The availability of well-documented high-quality clinical pancreas specimens in tissue depositories such as the nPOD allows multiplatform comparative investigations of the biochemical correlates of T1D and T2D disease progression. Mass spectrometry imaging (MSI) is an emerging technique that allows us to determine, in an untargeted manner, the proteins and peptides and monitor their localization within the pancreas. However, its application to specimens preserved using standard formaldehyde-induced crosslinking is limited to molecules that do not have primary amines, and thus excludes endogenous peptides and proteins. Here we are creating a MSI-compatible chemical decrosslinking to enable us to use the tissue banked materials. We found that hydroxylamine hydrochloride in acidic tris(hydroxymethyl)aminomethane reverses the crosslinking between model peptides in vitro. Among amino acid moieties affected by formaldehyde-fixation, arginine, lysine and cysteine demonstrate best performance leading to the restoration of peptide detection in the treated samples. This treatment is compatible with formaldehyde-fixed pancreas and successfully enables the detection of glucagon, insulin and pancreatic polypeptides localized in the α-, β- and γ-cells. Our approach opens important opportunities for multimodal investigation of large sets of well preserved and documented clinical specimens.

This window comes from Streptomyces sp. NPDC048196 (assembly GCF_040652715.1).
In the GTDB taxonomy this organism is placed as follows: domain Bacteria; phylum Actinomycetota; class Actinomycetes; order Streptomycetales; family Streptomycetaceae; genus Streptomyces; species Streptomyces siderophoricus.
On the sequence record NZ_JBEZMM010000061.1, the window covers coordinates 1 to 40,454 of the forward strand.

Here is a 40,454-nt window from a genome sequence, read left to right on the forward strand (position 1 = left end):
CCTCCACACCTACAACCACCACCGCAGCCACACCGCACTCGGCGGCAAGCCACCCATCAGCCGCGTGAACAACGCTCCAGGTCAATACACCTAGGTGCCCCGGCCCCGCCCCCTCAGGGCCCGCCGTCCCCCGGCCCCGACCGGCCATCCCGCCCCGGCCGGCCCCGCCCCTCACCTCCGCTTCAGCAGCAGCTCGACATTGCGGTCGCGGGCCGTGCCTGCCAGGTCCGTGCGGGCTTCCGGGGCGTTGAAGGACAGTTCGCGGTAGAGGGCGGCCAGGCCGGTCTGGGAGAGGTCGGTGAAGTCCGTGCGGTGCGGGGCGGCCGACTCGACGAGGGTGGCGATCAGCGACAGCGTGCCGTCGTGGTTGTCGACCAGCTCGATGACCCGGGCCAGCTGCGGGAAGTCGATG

D. Lee: None. S. Rubakhin: None. J.V. Sweedler: None.


American Diabetes Association/Pathway to Stop Diabetes (1-18-VSN-19 to J.V.S.)

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